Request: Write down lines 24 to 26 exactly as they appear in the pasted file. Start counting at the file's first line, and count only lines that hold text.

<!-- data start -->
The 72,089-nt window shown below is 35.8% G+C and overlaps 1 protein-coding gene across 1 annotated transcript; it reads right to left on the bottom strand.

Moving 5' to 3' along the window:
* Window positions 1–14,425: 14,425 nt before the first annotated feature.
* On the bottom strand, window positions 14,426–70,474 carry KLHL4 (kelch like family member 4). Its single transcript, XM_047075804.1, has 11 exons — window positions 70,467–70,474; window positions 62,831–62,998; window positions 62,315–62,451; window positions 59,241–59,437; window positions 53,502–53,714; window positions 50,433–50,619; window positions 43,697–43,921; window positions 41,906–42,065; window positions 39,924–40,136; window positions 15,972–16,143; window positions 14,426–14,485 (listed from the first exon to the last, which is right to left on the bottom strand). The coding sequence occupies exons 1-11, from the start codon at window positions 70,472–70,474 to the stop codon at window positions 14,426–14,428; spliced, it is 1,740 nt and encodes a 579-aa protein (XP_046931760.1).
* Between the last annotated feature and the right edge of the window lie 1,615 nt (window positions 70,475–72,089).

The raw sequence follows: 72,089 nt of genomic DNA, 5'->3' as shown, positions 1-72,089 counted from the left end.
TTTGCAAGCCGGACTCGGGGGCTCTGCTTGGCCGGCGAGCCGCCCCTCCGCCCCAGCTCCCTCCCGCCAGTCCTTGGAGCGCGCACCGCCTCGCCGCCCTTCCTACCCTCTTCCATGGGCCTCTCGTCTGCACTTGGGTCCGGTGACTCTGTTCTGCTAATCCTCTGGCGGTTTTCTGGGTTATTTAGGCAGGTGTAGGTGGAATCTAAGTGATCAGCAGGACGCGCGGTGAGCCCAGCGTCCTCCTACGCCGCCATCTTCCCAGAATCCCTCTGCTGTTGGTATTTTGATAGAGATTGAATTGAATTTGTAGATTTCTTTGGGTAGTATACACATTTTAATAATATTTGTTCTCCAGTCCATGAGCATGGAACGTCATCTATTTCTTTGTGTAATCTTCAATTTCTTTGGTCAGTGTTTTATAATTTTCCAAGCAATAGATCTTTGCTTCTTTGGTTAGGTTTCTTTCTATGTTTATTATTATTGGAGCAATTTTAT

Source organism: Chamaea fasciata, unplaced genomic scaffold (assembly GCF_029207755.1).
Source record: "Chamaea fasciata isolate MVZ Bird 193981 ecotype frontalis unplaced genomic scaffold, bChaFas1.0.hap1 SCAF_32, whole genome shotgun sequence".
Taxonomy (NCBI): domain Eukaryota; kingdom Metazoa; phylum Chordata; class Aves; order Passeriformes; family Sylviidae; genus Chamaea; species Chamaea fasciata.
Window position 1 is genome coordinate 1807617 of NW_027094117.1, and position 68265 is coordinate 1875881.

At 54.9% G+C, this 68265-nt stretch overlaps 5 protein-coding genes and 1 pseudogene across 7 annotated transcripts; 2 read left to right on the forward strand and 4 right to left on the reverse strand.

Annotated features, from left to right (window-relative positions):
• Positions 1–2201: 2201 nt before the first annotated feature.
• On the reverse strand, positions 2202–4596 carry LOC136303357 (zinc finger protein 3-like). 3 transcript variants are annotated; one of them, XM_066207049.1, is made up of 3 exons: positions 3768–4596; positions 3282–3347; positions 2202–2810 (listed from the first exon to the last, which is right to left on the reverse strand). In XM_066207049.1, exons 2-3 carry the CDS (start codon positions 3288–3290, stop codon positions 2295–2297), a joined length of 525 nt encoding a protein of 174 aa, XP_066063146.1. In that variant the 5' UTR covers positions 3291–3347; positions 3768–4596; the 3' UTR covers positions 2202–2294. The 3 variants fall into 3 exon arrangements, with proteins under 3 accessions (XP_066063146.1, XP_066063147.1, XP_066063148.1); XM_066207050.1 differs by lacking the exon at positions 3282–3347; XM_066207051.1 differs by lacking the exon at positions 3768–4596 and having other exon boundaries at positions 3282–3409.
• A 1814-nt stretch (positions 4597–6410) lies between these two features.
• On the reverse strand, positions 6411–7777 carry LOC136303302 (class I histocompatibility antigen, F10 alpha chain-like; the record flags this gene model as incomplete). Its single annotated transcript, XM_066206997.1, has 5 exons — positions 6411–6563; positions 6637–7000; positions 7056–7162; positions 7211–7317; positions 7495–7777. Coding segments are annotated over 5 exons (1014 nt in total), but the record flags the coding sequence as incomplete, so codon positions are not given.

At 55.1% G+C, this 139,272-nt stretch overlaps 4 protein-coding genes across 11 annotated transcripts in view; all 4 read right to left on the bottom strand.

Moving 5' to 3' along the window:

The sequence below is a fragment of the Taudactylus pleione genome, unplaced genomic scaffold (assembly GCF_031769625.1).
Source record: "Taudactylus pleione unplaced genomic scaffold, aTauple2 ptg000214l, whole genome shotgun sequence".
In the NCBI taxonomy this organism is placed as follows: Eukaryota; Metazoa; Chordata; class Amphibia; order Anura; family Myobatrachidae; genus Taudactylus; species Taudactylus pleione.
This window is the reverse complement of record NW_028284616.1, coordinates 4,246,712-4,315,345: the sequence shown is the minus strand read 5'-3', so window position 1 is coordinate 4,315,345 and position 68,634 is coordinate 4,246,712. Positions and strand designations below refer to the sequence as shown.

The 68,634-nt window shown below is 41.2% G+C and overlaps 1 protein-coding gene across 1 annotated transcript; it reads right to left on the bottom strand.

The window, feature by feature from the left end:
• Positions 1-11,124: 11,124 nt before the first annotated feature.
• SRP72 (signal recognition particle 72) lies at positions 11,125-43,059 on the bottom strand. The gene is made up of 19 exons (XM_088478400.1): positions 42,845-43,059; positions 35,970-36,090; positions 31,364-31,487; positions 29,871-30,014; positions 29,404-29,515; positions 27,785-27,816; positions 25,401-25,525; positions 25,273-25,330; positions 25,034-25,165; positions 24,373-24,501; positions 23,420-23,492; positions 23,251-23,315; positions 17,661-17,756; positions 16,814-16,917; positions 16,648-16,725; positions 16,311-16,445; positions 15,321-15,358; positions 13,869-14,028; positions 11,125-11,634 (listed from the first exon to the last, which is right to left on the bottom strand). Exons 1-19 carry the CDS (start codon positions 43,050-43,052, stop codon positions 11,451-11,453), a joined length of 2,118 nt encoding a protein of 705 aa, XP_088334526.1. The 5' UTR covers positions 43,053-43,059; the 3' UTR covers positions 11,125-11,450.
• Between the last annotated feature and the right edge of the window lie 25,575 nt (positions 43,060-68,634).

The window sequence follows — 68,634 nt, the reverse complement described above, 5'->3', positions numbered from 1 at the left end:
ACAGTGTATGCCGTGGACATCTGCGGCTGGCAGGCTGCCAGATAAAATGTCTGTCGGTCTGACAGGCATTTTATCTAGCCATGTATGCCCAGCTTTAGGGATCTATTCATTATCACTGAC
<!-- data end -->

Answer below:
The 68,634-nt window shown below is 41.2% G+C and overlaps 1 protein-coding gene across 1 annotated transcript; it reads right to left on the bottom strand.

The window, feature by feature from the left end:
• Positions 1-11,124: 11,124 nt before the first annotated feature.